(Immigration and Asylum Chamber) Appeal Number: HU/24446/2018 (V)
THE IMMIGRATION ACTS
Heard at Field House (by remote means)
Decision & Reasons Promulgated
On 9th March 2021
On 29th March 2021
UPPER TRIBUNAL JUDGE JACKSON
(ANONYMITY DIRECTION not made)
THE SECRETARY OF STATE FOR THE HOME DEPARTMENT
For the Appellant: Mr A Joseph of Counsel, instructed by Everest Law Solicitors
For the Respondent: Mr T Melvin, Senior Home Office Presenting Officer
DECISION AND REASONS
1. This has been a remote hearing which has not been objected to by the parties. The form of remote hearing was by video, using Skype. A face to face hearing was not held to take precautions against the spread of Covid-19 and as all issues could be determined by remote means. The file contained the documents primarily in paper format, with some documents available electronically.
2. In an error of law decision promulgated on 8 December 2020 and annexed to this decision, I found an error of law in the decision of First-tier Tribunal Judge Scolly promulgated on 16 July 2019 in which the Appellant's appeal against the decision to refuse her human rights claim was dismissed. That decision was set aside with preserved findings of fact.
3. The Appellant is a national of Nepal, born on 27 July 1969, who applied together with her mother for entry clearance to the United Kingdom as dependent family members of her late father, a Gurkha soldier, on 14 August 2018. The Appellant's mother's application was successful and she came to the United Kingdom on 2 December 2018.
4. The Appellant's application was refused on 29 October 2018 on the basis that the Appellant did not meet the requirements for a grant of leave to remain under the Immigration Rules, nor under the Gurkha policy. It was not accepted that the Appellant had family life with her mother for the purposes of Article 8(1) of the European Convention on Human rights and in any event, the refusal was proportionate. The Respondent relied upon the Appellant's mother's choice to settle in the United Kingdom in the knowledge that the Appellant would not qualify and that there were remaining siblings in Nepal. An Entry Clearance Manager maintained the decision on 12 March 2019.
5. The Appellant's appeal is to be remade on Article 8 grounds with the following preserved findings of fact:
the Appellant has lived all of her life in Nepal, living with one or both of her parents up until her mother came to the United Kingdom on 2 December 2018;
the Appellant's father served in the British Gurkha regiment from 23 December 1961 to 26 July 1976. The Appellant's father died on 24 February 2016 and at that time was married to the Appellant's mother, his second wife. The Appellant's father's first wife died on 6 January 2014 and his third wife, whom he married on 22 June 2015, survives him and is living in Nepal with her mother;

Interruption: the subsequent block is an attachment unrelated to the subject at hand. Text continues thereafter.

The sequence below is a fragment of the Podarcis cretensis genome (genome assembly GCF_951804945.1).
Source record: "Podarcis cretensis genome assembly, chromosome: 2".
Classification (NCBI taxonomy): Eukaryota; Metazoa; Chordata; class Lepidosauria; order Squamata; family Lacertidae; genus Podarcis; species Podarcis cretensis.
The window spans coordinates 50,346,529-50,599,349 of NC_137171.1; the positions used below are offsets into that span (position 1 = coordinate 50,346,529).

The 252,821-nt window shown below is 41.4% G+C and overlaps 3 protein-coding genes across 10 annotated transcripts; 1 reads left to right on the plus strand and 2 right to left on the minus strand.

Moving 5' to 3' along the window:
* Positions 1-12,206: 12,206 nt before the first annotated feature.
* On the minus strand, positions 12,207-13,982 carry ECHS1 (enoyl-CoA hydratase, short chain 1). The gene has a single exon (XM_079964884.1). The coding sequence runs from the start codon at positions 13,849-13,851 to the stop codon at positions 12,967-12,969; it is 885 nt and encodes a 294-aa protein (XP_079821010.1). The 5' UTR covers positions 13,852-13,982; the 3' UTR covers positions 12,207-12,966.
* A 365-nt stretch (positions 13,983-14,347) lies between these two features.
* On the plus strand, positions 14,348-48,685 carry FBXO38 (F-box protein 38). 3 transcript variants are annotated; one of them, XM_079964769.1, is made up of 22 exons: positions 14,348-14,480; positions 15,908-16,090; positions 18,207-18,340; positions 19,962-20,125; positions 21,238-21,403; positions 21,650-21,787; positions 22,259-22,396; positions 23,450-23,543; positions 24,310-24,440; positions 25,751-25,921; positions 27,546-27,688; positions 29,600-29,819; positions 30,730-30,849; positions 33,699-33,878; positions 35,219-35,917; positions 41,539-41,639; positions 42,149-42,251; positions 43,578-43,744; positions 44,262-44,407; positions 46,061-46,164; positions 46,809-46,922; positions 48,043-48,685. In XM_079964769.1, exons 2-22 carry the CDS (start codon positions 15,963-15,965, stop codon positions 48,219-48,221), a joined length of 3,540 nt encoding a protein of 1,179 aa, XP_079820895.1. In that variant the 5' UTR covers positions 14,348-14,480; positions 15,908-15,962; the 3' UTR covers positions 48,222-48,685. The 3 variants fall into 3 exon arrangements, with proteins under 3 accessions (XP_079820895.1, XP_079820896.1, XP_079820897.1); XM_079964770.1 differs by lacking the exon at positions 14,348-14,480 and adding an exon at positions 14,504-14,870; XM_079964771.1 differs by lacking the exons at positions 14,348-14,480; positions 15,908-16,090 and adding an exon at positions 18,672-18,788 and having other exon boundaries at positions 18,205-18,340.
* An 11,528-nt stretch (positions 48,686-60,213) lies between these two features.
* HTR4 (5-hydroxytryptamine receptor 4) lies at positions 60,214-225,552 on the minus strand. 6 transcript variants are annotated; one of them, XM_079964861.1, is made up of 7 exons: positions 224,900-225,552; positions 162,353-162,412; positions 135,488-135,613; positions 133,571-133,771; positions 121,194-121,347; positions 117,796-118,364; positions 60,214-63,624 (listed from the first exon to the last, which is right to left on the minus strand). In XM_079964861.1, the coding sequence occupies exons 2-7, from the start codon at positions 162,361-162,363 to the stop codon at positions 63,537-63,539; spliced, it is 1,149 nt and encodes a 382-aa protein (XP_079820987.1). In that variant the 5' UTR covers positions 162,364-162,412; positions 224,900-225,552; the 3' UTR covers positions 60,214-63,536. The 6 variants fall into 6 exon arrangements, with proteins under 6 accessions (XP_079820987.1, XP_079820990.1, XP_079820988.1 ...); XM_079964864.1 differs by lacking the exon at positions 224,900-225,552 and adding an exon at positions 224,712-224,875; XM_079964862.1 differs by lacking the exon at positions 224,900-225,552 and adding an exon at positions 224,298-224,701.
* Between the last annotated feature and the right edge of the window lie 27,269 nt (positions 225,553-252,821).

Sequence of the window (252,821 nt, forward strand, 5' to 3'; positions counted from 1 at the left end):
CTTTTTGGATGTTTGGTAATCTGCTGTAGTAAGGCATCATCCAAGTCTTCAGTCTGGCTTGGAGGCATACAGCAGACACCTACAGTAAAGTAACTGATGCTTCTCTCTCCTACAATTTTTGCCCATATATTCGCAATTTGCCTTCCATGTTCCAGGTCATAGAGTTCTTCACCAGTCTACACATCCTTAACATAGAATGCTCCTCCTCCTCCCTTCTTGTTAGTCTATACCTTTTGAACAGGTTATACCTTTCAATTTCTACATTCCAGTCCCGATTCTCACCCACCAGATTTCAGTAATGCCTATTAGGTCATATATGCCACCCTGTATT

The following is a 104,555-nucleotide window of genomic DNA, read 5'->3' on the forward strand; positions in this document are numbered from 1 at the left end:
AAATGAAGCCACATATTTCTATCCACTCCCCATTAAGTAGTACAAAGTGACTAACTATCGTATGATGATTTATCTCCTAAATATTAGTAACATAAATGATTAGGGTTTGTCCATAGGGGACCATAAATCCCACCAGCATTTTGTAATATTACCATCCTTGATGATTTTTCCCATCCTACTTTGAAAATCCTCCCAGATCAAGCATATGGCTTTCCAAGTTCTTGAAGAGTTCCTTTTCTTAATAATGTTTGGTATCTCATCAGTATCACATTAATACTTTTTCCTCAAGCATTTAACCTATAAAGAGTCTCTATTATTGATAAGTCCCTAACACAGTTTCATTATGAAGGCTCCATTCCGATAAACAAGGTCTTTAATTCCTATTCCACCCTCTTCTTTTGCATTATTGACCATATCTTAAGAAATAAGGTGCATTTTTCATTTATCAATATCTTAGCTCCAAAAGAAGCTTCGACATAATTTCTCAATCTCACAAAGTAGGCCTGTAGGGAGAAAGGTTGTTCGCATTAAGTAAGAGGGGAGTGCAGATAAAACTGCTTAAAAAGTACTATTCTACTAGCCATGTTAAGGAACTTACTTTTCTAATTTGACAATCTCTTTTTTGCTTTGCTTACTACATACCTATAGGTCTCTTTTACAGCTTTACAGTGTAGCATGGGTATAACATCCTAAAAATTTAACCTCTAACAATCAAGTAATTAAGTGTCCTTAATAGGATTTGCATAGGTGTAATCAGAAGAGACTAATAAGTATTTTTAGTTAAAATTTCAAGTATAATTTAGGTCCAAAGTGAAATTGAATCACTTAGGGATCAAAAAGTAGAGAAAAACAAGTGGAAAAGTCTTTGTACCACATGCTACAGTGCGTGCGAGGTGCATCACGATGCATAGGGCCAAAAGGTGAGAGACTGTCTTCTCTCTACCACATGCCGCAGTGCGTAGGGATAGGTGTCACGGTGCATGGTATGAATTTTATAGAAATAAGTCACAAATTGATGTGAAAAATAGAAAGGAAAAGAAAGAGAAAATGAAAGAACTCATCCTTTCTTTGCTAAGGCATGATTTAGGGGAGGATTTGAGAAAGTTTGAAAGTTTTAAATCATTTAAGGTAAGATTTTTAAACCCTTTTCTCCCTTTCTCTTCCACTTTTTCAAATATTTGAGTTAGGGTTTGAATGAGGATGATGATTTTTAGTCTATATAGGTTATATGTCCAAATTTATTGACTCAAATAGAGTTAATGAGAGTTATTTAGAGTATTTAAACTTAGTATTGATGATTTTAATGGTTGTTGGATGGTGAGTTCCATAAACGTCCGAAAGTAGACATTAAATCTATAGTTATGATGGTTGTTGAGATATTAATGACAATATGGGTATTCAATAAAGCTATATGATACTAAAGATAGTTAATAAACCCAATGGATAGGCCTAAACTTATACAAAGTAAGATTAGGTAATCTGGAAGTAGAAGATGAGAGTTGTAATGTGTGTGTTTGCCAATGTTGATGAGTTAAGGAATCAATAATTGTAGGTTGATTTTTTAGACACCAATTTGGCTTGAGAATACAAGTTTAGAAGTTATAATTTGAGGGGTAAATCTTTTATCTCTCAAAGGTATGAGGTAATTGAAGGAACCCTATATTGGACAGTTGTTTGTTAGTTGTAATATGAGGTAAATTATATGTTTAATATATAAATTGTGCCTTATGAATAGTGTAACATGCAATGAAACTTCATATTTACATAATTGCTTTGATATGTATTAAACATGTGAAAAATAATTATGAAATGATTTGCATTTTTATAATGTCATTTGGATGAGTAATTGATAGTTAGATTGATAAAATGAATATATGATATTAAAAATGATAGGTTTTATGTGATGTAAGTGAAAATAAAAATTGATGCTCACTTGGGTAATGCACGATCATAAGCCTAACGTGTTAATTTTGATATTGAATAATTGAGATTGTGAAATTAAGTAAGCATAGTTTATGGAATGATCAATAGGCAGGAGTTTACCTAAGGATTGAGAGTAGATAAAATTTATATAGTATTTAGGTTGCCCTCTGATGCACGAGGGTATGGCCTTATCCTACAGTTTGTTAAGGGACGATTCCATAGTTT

the Appellant's mother is in receipt of housing benefit and pension credit, from which she has provided financial support through remittances to the Appellant in Nepal;
the Appellant's mother has a savings account in Kathmandu and she has given the Appellant authority to operate this account and withdraw funds from it;
the Appellant's father did not and would not have applied for residence in the United Kingdom, even if he had the opportunity to do so prior to 2009 and he did not do so after that point up to his death (as such there is no historic injustice in the present case).
6. There was no further evidence submitted by the Respondent. The Appellant submitted an updated bundle, including further written statements and evidence updating the position since the hearing before the First-tier Tribunal.
7. The Appellant's written statements, dated 8 July 2019 and 22 December 2020, set out her family and her education/qualifications. The Appellant states that she has never been married, in any form of relationship nor has she ever had any employment. The Appellant's father wanted to settle in the United Kingdom but previously there was no route for the family to move together and in his later years he was too ill to apply.
8. The Appellant feels lonely and isolated in Nepal without her mother and worries about her living in the United Kingdom by herself and not being able to speak English. They continue to communicate using viber, with the assistance of the Appellant's mother's landlord as she is illterate and would not be able to use a smartphone to communicate by herself. The Appellant has not celebrated any national festivals in Nepal since her mother left, feeling lonely, stressed and anxious, with difficulty sleeping and has lost weight.
9. The Appellant states that the her mother has pain in her legs, diabetes, gastric problems, high blood pressure and uric acid. The Appellant's mother has told her that life is more challenging in the United Kingdom and more stressful, as she must rely on others for shopping, cooking, making an appointment with the GP and household chores. There are no close family members in the United Kingdom. In Nepal, the Appellant would take care of her mother, cook for her, change her clothes, wash her and take her to the doctors.